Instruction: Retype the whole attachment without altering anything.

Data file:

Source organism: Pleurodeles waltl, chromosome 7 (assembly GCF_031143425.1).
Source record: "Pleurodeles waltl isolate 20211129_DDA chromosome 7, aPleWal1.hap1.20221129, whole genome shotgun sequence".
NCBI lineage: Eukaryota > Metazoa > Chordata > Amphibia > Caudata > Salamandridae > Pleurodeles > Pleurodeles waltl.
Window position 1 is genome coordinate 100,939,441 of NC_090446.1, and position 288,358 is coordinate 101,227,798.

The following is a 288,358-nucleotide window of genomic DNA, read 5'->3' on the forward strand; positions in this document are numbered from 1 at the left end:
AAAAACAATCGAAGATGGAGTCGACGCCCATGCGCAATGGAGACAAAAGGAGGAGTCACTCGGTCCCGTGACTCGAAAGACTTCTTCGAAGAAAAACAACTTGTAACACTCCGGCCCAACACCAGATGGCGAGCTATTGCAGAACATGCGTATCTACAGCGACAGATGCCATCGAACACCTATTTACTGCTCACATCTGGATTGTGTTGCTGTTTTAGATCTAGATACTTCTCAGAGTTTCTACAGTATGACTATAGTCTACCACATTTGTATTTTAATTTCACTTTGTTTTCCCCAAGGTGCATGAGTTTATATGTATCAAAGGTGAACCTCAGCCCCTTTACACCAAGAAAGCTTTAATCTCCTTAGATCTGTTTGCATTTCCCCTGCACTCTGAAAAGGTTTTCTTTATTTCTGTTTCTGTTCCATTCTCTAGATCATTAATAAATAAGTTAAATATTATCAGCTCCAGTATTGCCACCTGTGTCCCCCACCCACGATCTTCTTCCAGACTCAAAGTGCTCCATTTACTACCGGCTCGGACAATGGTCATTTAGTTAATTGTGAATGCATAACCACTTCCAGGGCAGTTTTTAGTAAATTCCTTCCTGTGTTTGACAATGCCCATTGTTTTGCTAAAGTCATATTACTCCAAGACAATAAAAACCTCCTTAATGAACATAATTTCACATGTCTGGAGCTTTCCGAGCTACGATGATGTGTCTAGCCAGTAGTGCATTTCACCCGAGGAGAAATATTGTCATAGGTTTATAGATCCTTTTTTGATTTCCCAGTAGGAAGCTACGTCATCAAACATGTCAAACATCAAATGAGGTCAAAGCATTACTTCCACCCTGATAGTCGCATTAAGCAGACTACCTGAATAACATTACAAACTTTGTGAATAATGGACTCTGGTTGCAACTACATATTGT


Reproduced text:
Source organism: Pleurodeles waltl, chromosome 7 (assembly GCF_031143425.1).
Source record: "Pleurodeles waltl isolate 20211129_DDA chromosome 7, aPleWal1.hap1.20221129, whole genome shotgun sequence".
NCBI lineage: Eukaryota > Metazoa > Chordata > Amphibia > Caudata > Salamandridae > Pleurodeles > Pleurodeles waltl.
Window position 1 is genome coordinate 100,939,441 of NC_090446.1, and position 288,358 is coordinate 101,227,798.

The following is a 288,358-nucleotide window of genomic DNA, read 5'->3' on the forward strand; positions in this document are numbered from 1 at the left end:
AAAAACAATCGAAGATGGAGTCGACGCCCATGCGCAATGGAGACAAAAGGAGGAGTCACTCGGTCCCGTGACTCGAAAGACTTCTTCGAAGAAAAACAACTTGTAACACTCCGGCCCAACACCAGATGGCGAGCTATTGCAGAACATGCGTATCTACAGCGACAGATGCCATCGAACACCTATTTACTGCTCACATCTGGATTGTGTTGCTGTTTTAGATCTAGATACTTCTCAGAGTTTCTACAGTATGACTATAGTCTACCACATTTGTATTTTAATTTCACTTTGTTTTCCCCAAGGTGCATGAGTTTATATGTATCAAAGGTGAACCTCAGCCCCTTTACACCAAGAAAGCTTTAATCTCCTTAGATCTGTTTGCATTTCCCCTGCACTCTGAAAAGGTTTTCTTTATTTCTGTTTCTGTTCCATTCTCTAGATCATTAATAAATAAGTTAAATATTATCAGCTCCAGTATTGCCACCTGTGTCCCCCACCCACGATCTTCTTCCAGACTCAAAGTGCTCCATTTACTACCGGCTCGGACAATGGTCATTTAGTTAATTGTGAATGCATAACCACTTCCAGGGCAGTTTTTAGTAAATTCCTTCCTGTGTTTGACAATGCCCATTGTTTTGCTAAAGTCATATTACTCCAAGACAATAAAAACCTCCTTAATGAACATAATTTCACATGTCTGGAGCTTTCCGAGCTACGATGATGTGTCTAGCCAGTAGTGCATTTCACCCGAGGAGAAATATTGTCATAGGTTTATAGATCCTTTTTTGATTTCCCAGTAGGAAGCTACGTCATCAAACATGTCAAACATCAAATGAGGTCAAAGCATTACTTCCACCCTGATAGTCGCATTAAGCAGACTACCTGAATAACATTACAAACTTTGTGAATAATGGACTCTGGTTGCAACTACATATTGT